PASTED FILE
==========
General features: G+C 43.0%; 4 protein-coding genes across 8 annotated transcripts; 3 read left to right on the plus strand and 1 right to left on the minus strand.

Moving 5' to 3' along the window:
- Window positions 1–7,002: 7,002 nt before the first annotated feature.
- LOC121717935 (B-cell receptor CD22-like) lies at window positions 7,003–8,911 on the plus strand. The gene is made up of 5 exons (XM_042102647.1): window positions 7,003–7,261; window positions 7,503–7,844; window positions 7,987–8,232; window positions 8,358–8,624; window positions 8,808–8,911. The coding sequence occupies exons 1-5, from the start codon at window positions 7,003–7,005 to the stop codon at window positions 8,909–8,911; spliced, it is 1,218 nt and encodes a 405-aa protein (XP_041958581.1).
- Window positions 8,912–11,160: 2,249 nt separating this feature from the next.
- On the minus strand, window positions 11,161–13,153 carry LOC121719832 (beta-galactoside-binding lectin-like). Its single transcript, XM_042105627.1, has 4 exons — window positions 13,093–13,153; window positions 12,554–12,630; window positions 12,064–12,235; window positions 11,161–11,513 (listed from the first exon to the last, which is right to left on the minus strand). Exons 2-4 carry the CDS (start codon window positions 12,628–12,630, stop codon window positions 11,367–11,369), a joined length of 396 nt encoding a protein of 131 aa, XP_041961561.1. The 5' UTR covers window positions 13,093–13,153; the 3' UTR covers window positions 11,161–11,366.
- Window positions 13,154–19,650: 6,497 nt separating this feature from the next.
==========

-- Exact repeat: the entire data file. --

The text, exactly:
General features: G+C 43.0%; 4 protein-coding genes across 8 annotated transcripts; 3 read left to right on the plus strand and 1 right to left on the minus strand.

Moving 5' to 3' along the window:
- Window positions 1–7,002: 7,002 nt before the first annotated feature.
- LOC121717935 (B-cell receptor CD22-like) lies at window positions 7,003–8,911 on the plus strand. The gene is made up of 5 exons (XM_042102647.1): window positions 7,003–7,261; window positions 7,503–7,844; window positions 7,987–8,232; window positions 8,358–8,624; window positions 8,808–8,911. The coding sequence occupies exons 1-5, from the start codon at window positions 7,003–7,005 to the stop codon at window positions 8,909–8,911; spliced, it is 1,218 nt and encodes a 405-aa protein (XP_041958581.1).
- Window positions 8,912–11,160: 2,249 nt separating this feature from the next.
- On the minus strand, window positions 11,161–13,153 carry LOC121719832 (beta-galactoside-binding lectin-like). Its single transcript, XM_042105627.1, has 4 exons — window positions 13,093–13,153; window positions 12,554–12,630; window positions 12,064–12,235; window positions 11,161–11,513 (listed from the first exon to the last, which is right to left on the minus strand). Exons 2-4 carry the CDS (start codon window positions 12,628–12,630, stop codon window positions 11,367–11,369), a joined length of 396 nt encoding a protein of 131 aa, XP_041961561.1. The 5' UTR covers window positions 13,093–13,153; the 3' UTR covers window positions 11,161–11,366.
- Window positions 13,154–19,650: 6,497 nt separating this feature from the next.